+-+-+-+-+-+-+-+-+-+-+-+-+-+-+-+-+-+-+-+-+-+-+-+-+-+-+-+-+-+-+-+-+

Failure:
+-+-+-+-+-+-+-+-+-+-+-+-+-+-+-+-+-+-+-+-+-+-+-+-+-+-+-+-+-+-+-+-+
|1|e e e e e e e e e e e e e e e e e e e e e e e e e e e e e e e| HRESULT
+-+-+-+-+-+-+-+-+-+-+-+-+-+-+-+-+-+-+-+-+-+-+-+-+-+-+-+-+-+-+-+-+
  / / / / / / / / / / / / / / / / / / / / / / / / / / / / / / /
 v v v v v v v v v v v v v v v v v v v v v v v v v v v v v v v
+-+-+-+-+-+-+-+-+-+-+-+-+-+-+-+-+-+-+-+-+-+-+-+-+-+-+-+-+-+-+-+-+
|e e e e e e e e e e e e e e e e e e e e e e e e e e e e e e e|1| LRESULT
+-+-+-+-+-+-+-+-+-+-+-+-+-+-+-+-+-+-+-+-+-+-+-+-+-+-+-+-+-+-+-+-+
  \ \ \ \ \ \ \ \ \ \ \ \ \ \ \ \ \ \ \ \ \ \ \ \ \ \ \ \ \ \ \
   v v v v v v v v v v v v v v v v v v v v v v v v v v v v v v v
+-+-+-+-+-+-+-+-+-+-+-+-+-+-+-+-+-+-+-+-+-+-+-+-+-+-+-+-+-+-+-+-+
|1|e e e e e e e e e e e e e e e e e e e e e e e e e e e e e e e| HRESULT
+-+-+-+-+-+-+-+-+-+-+-+-+-+-+-+-+-+-+-+-+-+-+-+-+-+-+-+-+-+-+-+-+

That bottom bit tells us whether the upper 31 bits are the meaningful bits from a HANDLE or the meaningful bits from an HRESULT. Once we know which case we are in, we can take those upper bits and put them back into meaningful parts of the source data.

If you want to put this trick on a more formal footing, you could express the multiplexing in the form of a discriminant in a union:

// Type-specific value for HANDLE is the upper 31 bits
LRESULT TypeSpecificValueFromHandle(HANDLE Handle)
{
  LRESULT Lresult = (LRESULT)Handle;

  // if this assertion fires, then somebody tried to
  // pack an invalid handle!
  assert((Lresult &1) == 0);

  // discard the bottom bit since we know it is zero
  return Lresult >> 1;
}

HANDLE HandleFromTypeSpecificValue(LRESULT Lresult)
{
  // regenerate the bottom bit which we know is zero
  return (HANDLE)(Lresult << 1);
}

// Type-specific value for HRESULT is the lower 31 bits
LRESULT TypeSpecificValueFromHresult(HRESULT Hresult)
{
  // if this assertion fires, then somebody tried to
  // pack a success code!
  assert(FAILED(Hresult));

  // discard the top bit since we know it is 1
  return (DWORD)Hresult & 0x7FFFFFFF;
}

HRESULT HresultFromTypeSpecificValue(LRESULT Lresult)
{
  // regenerate the top bit which we know is 1
  return (HRESULT)(Lresult | 0x80000000);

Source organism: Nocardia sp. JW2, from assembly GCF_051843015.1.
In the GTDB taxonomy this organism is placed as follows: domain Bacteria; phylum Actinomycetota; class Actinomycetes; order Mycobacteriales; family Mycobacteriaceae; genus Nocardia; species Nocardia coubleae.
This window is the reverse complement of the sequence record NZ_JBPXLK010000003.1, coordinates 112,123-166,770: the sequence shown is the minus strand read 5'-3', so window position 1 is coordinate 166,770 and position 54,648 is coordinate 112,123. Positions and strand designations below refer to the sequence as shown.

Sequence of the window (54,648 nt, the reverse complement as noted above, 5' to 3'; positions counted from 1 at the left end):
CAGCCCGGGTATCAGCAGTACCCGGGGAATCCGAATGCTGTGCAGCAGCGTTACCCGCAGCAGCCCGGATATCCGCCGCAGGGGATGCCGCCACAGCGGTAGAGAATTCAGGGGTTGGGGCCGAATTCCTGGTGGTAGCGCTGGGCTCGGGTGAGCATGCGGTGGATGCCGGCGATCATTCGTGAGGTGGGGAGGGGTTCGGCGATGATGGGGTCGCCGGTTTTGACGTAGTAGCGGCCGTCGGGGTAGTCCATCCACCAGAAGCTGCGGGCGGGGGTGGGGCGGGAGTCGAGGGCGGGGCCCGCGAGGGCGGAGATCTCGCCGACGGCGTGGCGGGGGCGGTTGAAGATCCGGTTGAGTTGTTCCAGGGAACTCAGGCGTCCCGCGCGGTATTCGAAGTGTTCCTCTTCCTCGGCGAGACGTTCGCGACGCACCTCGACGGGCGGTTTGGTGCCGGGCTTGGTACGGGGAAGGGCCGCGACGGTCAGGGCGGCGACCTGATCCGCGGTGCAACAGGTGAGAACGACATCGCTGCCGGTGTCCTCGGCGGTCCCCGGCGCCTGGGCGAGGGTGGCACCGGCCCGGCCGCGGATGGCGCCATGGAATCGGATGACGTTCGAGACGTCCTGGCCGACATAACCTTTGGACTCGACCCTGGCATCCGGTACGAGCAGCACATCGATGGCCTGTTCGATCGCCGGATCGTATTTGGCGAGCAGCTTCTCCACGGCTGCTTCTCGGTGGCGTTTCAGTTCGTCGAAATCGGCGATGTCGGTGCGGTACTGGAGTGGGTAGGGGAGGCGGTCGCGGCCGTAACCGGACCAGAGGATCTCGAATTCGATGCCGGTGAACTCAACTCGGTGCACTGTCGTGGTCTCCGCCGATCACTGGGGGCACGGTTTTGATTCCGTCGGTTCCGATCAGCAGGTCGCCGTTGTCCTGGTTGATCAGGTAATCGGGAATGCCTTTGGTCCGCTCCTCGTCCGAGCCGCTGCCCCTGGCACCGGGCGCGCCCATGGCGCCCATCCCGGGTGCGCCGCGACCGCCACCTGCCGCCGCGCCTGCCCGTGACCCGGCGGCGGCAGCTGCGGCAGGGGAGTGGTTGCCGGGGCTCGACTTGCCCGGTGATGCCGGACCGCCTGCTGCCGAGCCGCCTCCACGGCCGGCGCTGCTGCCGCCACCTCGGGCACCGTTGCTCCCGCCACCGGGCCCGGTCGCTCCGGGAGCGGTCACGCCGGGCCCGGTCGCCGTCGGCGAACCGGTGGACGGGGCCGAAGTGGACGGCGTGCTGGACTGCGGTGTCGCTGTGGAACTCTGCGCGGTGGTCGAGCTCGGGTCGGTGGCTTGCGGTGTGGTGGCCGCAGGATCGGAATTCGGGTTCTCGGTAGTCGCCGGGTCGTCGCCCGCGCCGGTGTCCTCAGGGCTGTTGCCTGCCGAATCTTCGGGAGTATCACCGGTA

}

// Oh boy, let's pack and unpack these puppies
#define TYPE_HANDLE  0
#define TYPE_HRESULT 1

typedef struct PACKEDLRESULT {
 int Type:1;
 LRESULT TypeSpecificValue:sizeof(LRESULT)*8-1;
} PACKEDLRESULT;

typedef union PACKEDLRESULTHELPER {
 PACKEDLRESULT Structure;
 LRESULT Lresult;
} PACKEDLRESULTHELPER;

LRESULT PackLresult(int Type, LRESULT TypeSpecificValue)
{
  PACKEDLRESULTHELPER Helper;
  Helper.Structure.Type = Type;
  Helper.Structure.TypeSpecificValue = TypeSpecificValue;
  return Helper.Lresult;
}

int GetPackedLresultType(LRESULT Lresult)
{
  PACKEDLRESULTHELPER Helper;
  Helper.Lresult = Lresult;
  return Helper.Structure.Type;
}

HANDLE GetHandleFromPackedLresult(LRESULT Lresult)
{
  PACKEDLRESULTHELPER Helper;
  Helper.Lresult = Lresult;
  return HandleFromTypeSpecificValue(Helper.Structure.TypeSpecificValue);
}

HRESULT GetHresultFromPackedLresult(LRESULT Lresult)
{
  PACKEDLRESULTHELPER Helper;
  Helper.Lresult = Lresult;
  return HresultFromTypeSpecificValue(Helper.Structure.TypeSpecificValue);
}

This more explicit form may be more helpful if you have more than just two types to discriminate among, but in our case, the extra typing probably just confuses the matter more than clearing it up.

This type of trick is actually quite common. For example, the LresultFromObject function uses a variation of this technique in order to pack a marshallable object and a COM error code into a single 32-bit value. It's also common in lisp systems, where it is known by the name tagged pointers.